A guide on how to do introductory physics homework
Physics homework can be challenging. The concepts involved in rudimentary physics are difficult for many students but mastering them lays the foundation for completing more advanced physics concepts.
If you are struggling with your introductory physics homework it might be time to create a homework plan.
- Start by making sure you understood the assignment. This can be a challenge if you don’t pay attention to lectures. Write down your task in your notebook or your calendar. Ask questions if you are unsure. It will be much easier for you to take one minute to ask a clarifying question in class or right after class than it will be for you to struggle later on to figure it out on your own. You can even ask the teacher how long they anticipate the homework should take to complete so that you can better budget your time for it.
- Use extra school time to start on your physics homework. Many schools offer study hall periods or break periods designed to help students get some of their school work done. This is the perfect time to get a jump start on your homework and free up your schedule later on. The more you get at school the less you will have to deal with that night.
- Make sure to pace yourself. If you are unable to get all of your physics homework done during school you might want to consider what else you have planned that day so that you can budget your time accordingly. Generally students are given between one and three hours of homework per night for an introductory physics course. If you have a homework heavy day wherein every teacher has conspired to give you multiple assignments one the same day then more time during and after school will need to be devoted to doing homework. This is why having a homework schedule can be very useful particularly for students who have jobs after school or are involved in extra curricular activities such as sports.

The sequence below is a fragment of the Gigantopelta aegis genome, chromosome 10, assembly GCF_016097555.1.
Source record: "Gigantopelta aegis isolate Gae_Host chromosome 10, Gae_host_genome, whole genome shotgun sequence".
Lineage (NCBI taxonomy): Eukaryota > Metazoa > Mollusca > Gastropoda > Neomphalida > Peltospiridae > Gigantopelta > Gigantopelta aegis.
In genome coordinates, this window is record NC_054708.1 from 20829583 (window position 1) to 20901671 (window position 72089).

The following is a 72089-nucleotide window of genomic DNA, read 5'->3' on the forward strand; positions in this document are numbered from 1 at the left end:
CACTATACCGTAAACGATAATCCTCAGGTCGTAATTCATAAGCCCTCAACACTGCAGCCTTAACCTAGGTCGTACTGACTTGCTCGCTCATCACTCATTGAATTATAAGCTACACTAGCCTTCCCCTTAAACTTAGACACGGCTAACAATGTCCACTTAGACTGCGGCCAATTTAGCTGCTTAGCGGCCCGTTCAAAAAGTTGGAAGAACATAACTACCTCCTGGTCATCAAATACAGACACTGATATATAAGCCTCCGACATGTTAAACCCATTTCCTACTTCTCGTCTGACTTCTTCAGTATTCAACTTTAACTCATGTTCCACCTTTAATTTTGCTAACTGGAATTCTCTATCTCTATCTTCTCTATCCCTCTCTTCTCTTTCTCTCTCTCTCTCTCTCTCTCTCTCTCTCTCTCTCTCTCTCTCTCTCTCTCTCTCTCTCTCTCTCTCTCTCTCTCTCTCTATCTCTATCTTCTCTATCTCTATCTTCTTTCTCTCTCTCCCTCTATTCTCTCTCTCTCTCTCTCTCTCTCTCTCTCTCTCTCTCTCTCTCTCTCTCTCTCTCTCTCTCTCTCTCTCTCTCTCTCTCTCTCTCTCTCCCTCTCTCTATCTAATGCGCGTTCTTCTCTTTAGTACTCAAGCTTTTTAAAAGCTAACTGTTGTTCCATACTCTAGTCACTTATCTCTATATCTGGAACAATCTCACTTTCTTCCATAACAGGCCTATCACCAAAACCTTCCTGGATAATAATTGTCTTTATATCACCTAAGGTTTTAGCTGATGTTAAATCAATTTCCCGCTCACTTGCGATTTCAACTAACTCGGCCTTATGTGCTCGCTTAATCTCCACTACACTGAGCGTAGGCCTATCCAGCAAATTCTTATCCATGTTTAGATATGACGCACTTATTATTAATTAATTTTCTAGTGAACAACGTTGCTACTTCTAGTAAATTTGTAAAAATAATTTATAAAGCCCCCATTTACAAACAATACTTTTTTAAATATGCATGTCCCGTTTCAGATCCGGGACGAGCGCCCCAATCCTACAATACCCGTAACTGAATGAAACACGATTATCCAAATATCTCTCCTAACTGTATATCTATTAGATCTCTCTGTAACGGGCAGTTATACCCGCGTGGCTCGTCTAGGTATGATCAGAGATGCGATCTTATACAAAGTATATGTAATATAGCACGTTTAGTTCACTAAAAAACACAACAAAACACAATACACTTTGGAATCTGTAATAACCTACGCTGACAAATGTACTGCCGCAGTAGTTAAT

Remember that it takes a few tries if you are trying to memorize things such as:
That is why it is beneficial to know ahead of time what style of test you will be taking so that you can integrate memory triggers to improve your recall.
If you are going to do math problems or solve science equations you should spend your extra time working on practice problems. Pay attention to the types of problems your teacher stresses in class (this is why taking notes is good).
Some students find that it can be useful to work with a study buddy and read concepts and dates out loud to one another. Other students find that making flashcards is a great way to summarize important concepts or facts. The cards can then be used to review for a test.